Jára Cimrman also known as “the Master”, is a Czech fictional polymath, a made-up and imaginary personality presented as a universal genius, and one of the greatest Czech playwrights, poets, composers, teachers, travelers, philosophers, inventors, and sportsmen of the 19th and early 20th century. Playing along with the pretense of his real existence is part of his characterization and part of the fun of the entire country. Ask any Czech. I suppose you could say he was Czechoslovakia’s answer to Leonardo da Vinci – a genius who left his mark on virtually every area of culture, or a modern-day Ulysses. Perhaps feeling short of real heroes, Czechs created a fake one, though, for the life of me, I cannot understand why when they have someone even more amazing who was real – Eduard Ingriš.
Living in the Los Angeles area as a little girl with parents who were connected to the Czech community there, I was raised listening to my father sharing stories of the real adventures of a Czech man; and of his interesting meetings with exciting people who lived in faraway places. I grew up believing that a Czech hero (much like Jára Cimrman) was real, but the hero I grew up knowing was a man named Eduard Ingriš.
Eduard Ingriš was truly a multi-faceted man, a man of a thousand talents. He shook hands with presidents, made friends with Hollywood celebrities, drank exotic cocktails in Latin America with the likes of John Wayne and Ernest Hemingway, experienced life in the Cordillera Blanca, Arequipa and the Amazon, met the descendants of Fletcher Christian and other Bounty mutineers at Pitcairn Island, crossed the Pacific ocean twice – not just on any old boat – but on a balsa raft named after the mythical Inca flower, Kantuta. He even came back from the dead! (It’s true – the news reported of his death several times and it was as though he always came back to life. Do you know of anyone else in our lifetime was was declared dead, mourned, and then resurrected back to life? And not just once! Several times he was reported dead over the years!)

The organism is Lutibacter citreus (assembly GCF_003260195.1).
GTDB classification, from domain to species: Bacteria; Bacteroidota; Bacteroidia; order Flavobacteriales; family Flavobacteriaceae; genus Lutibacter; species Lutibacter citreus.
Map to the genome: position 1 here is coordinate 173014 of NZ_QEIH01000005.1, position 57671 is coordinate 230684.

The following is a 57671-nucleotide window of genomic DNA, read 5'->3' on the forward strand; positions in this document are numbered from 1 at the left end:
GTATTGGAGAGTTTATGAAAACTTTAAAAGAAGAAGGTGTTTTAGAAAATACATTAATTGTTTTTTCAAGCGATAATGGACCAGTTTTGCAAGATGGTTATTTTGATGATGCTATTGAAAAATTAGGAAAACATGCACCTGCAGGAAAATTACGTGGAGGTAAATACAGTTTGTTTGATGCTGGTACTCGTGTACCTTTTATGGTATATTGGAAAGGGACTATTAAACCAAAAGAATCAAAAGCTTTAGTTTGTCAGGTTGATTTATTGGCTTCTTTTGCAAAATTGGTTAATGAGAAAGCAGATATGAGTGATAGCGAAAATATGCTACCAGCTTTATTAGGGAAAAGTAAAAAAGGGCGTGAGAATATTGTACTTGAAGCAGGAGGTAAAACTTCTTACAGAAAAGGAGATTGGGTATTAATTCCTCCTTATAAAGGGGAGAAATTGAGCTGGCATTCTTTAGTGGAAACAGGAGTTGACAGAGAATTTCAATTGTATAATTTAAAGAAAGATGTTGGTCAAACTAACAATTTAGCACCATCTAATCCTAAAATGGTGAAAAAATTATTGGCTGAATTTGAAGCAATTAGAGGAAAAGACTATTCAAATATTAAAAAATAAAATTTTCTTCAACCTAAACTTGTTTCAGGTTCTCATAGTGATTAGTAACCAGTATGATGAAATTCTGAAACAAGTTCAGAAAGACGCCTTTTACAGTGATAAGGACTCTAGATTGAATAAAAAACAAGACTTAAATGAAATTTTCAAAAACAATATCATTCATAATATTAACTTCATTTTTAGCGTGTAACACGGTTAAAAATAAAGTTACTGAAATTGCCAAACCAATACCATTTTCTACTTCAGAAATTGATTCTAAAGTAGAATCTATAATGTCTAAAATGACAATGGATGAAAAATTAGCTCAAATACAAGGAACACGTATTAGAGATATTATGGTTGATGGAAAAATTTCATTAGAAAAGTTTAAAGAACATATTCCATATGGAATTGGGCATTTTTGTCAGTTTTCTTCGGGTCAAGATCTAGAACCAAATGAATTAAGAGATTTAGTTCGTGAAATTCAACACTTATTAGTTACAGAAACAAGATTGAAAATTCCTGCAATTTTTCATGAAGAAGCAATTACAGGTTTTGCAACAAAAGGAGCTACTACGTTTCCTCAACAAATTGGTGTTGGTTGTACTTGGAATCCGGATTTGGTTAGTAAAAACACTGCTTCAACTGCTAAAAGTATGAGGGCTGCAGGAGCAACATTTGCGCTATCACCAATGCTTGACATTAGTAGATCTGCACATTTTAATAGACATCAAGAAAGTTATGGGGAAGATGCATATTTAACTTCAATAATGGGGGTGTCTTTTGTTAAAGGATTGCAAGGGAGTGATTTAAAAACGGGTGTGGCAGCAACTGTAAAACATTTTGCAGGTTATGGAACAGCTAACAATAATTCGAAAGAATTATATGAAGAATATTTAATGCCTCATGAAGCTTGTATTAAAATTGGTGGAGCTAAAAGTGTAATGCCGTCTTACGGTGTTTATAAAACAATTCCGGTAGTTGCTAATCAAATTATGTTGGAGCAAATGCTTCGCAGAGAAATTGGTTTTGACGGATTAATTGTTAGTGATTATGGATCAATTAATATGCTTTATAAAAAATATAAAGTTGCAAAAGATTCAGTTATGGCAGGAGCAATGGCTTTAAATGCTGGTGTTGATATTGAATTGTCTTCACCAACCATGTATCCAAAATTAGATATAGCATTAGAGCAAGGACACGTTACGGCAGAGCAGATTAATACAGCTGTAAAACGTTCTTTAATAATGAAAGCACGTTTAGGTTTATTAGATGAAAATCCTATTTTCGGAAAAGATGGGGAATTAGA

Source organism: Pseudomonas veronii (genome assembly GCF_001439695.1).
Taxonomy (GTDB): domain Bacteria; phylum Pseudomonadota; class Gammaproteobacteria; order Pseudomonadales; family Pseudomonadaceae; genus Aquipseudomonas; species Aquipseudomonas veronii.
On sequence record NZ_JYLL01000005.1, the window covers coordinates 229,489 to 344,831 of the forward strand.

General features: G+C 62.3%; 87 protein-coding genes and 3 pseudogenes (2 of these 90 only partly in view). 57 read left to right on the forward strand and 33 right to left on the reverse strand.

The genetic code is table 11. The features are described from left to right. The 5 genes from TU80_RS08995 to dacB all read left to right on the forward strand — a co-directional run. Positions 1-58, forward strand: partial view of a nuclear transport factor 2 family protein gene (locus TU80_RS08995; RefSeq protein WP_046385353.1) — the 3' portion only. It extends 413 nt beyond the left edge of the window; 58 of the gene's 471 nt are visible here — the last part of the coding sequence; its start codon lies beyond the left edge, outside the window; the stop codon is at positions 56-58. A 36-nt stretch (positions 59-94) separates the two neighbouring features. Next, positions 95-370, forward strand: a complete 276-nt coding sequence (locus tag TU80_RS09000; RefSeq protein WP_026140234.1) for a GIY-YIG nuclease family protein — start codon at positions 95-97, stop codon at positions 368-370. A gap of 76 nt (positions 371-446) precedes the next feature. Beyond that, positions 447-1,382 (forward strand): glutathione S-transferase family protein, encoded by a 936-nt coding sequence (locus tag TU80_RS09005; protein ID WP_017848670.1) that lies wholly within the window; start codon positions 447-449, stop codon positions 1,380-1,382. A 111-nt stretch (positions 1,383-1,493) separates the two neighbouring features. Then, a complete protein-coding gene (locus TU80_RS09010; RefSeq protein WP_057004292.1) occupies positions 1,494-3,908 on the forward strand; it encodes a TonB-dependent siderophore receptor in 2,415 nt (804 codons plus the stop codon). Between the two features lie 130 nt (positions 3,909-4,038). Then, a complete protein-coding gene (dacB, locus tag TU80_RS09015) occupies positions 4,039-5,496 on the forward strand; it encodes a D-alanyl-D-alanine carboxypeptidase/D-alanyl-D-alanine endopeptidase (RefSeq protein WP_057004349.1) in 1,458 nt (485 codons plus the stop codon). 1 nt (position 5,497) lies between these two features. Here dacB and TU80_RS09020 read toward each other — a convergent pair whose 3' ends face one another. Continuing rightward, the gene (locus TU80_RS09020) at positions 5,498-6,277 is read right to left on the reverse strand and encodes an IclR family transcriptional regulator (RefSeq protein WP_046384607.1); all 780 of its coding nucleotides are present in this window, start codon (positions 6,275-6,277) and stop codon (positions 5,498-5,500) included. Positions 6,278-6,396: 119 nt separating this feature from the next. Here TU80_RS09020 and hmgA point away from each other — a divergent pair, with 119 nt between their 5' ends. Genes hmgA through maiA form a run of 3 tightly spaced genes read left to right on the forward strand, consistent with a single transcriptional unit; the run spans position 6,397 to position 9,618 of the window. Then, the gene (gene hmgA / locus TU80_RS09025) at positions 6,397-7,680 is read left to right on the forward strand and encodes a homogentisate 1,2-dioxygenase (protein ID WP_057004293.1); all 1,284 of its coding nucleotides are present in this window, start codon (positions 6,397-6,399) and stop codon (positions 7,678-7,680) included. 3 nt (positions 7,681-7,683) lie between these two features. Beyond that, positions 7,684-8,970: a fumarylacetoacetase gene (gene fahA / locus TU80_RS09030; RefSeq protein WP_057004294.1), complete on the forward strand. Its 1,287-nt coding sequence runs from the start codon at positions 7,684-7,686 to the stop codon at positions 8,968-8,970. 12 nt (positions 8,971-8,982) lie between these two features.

You have to admit, there are not many professional world travelers in the world today. And there are fewer still who also have unique musical talent, who also make movies and take photographs for famous American magazines. Who, while doing all of that, also conduct the State Philharmonic, and can say that they have traveled on a simple raft across the Pacific ocean, twice! Those who risk their lives for months on end and who wander throughout the Amazon basin undertaking geographical exploration.
If the truth be told, there is no such a person who travels the world this way anymore. In fact, when looking at all of his accomplishments combined, there was only one person who could say he did all of that – and that man was perhaps the most amazing Czech, Eduard Ingriš.
Eduard Ingriš was born on February 11, 1905, in Zlonice near Slaný, in the Central Bohemian Region of the Czech Republic. Until 1912, Ingriš was raised by his grandparents in Louny, while wandering along the banks of the Ohře River (or the Eger, Ingriš called it Oharka). It was here, under the slopes of the Bohemian Central Highlands that he developed his love for nature. His father, an excellent violinist probably awakened his love for music.
While he was still young, the Ingriš family moved to Prague. It was here that the very musical Eduard sang to the Benedictine monks for two years at the Břevnov Monastery.
According to his parents’ wishes, he enrolled at Charles University, but he soon transferred to the conservatory, where he studied under Bohuslav Foerster and Vítězslav Novák.
Ingriš received degrees from the Charles University in Prague and the Prague Conservatory. During his studies, he sang as a tenor at the Arena Na Slupi Theater, where later he became the bandleader. In addition to music, Ingriš had a passion is film and photography, and he focused on these hobbies as much as he could.
At the age of nineteen, he composed the operetta The Capricious Mirror, which played in Prague for a full five years — a record-setting 1,600 performances (surpassing records of New York’s Broadway). He also directed the Symphony Orchestra of Prague and scored 11 European movies. His recordings were released on record labels and in print, and the radio was broadcasting regular “Ingrišovy half hours”.
Loving both nature and music, it made sense that he was also a member of the tramp settlement Margon at Svatojánských proudech (St. John’s rapids), a stretch of fast-flowing water on the Vltava. He had a cabin there that he called the Nemuzikantská bouda (the not a music hut).